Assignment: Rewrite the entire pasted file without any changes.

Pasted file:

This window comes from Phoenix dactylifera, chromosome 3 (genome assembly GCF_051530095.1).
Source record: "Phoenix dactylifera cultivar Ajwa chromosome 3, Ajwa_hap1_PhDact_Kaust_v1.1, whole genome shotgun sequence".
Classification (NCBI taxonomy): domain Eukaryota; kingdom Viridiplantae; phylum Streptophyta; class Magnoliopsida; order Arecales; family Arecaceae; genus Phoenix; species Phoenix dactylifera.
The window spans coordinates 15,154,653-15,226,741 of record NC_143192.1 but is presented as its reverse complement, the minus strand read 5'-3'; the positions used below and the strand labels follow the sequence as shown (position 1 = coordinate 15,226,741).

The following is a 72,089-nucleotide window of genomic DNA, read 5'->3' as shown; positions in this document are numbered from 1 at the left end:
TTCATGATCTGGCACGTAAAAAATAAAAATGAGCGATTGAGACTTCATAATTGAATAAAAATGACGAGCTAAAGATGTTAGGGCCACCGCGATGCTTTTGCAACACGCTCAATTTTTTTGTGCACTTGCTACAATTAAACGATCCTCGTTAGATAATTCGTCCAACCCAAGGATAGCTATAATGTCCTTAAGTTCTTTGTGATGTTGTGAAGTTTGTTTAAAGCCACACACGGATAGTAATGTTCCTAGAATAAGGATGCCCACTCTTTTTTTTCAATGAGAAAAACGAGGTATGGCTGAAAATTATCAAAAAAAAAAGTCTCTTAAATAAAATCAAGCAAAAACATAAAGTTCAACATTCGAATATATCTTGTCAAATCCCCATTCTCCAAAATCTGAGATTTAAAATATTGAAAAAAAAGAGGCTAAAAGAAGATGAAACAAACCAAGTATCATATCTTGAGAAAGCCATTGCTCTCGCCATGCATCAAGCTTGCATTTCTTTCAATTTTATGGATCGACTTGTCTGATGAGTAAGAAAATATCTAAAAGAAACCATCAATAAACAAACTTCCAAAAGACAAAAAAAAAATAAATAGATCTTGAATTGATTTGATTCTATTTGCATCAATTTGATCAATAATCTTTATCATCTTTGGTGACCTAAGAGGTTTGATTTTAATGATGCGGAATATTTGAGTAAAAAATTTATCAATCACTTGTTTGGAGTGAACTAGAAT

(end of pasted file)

This window comes from Phoenix dactylifera, chromosome 3 (genome assembly GCF_051530095.1).
Source record: "Phoenix dactylifera cultivar Ajwa chromosome 3, Ajwa_hap1_PhDact_Kaust_v1.1, whole genome shotgun sequence".
Classification (NCBI taxonomy): domain Eukaryota; kingdom Viridiplantae; phylum Streptophyta; class Magnoliopsida; order Arecales; family Arecaceae; genus Phoenix; species Phoenix dactylifera.
The window spans coordinates 15,154,653-15,226,741 of record NC_143192.1 but is presented as its reverse complement, the minus strand read 5'-3'; the positions used below and the strand labels follow the sequence as shown (position 1 = coordinate 15,226,741).

The following is a 72,089-nucleotide window of genomic DNA, read 5'->3' as shown; positions in this document are numbered from 1 at the left end:
TTCATGATCTGGCACGTAAAAAATAAAAATGAGCGATTGAGACTTCATAATTGAATAAAAATGACGAGCTAAAGATGTTAGGGCCACCGCGATGCTTTTGCAACACGCTCAATTTTTTTGTGCACTTGCTACAATTAAACGATCCTCGTTAGATAATTCGTCCAACCCAAGGATAGCTATAATGTCCTTAAGTTCTTTGTGATGTTGTGAAGTTTGTTTAAAGCCACACACGGATAGTAATGTTCCTAGAATAAGGATGCCCACTCTTTTTTTTCAATGAGAAAAACGAGGTATGGCTGAAAATTATCAAAAAAAAAAGTCTCTTAAATAAAATCAAGCAAAAACATAAAGTTCAACATTCGAATATATCTTGTCAAATCCCCATTCTCCAAAATCTGAGATTTAAAATATTGAAAAAAAAGAGGCTAAAAGAAGATGAAACAAACCAAGTATCATATCTTGAGAAAGCCATTGCTCTCGCCATGCATCAAGCTTGCATTTCTTTCAATTTTATGGATCGACTTGTCTGATGAGTAAGAAAATATCTAAAAGAAACCATCAATAAACAAACTTCCAAAAGACAAAAAAAAAATAAATAGATCTTGAATTGATTTGATTCTATTTGCATCAATTTGATCAATAATCTTTATCATCTTTGGTGACCTAAGAGGTTTGATTTTAATGATGCGGAATATTTGAGTAAAAAATTTATCAATCACTTGTTTGGAGTGAACTAGAAT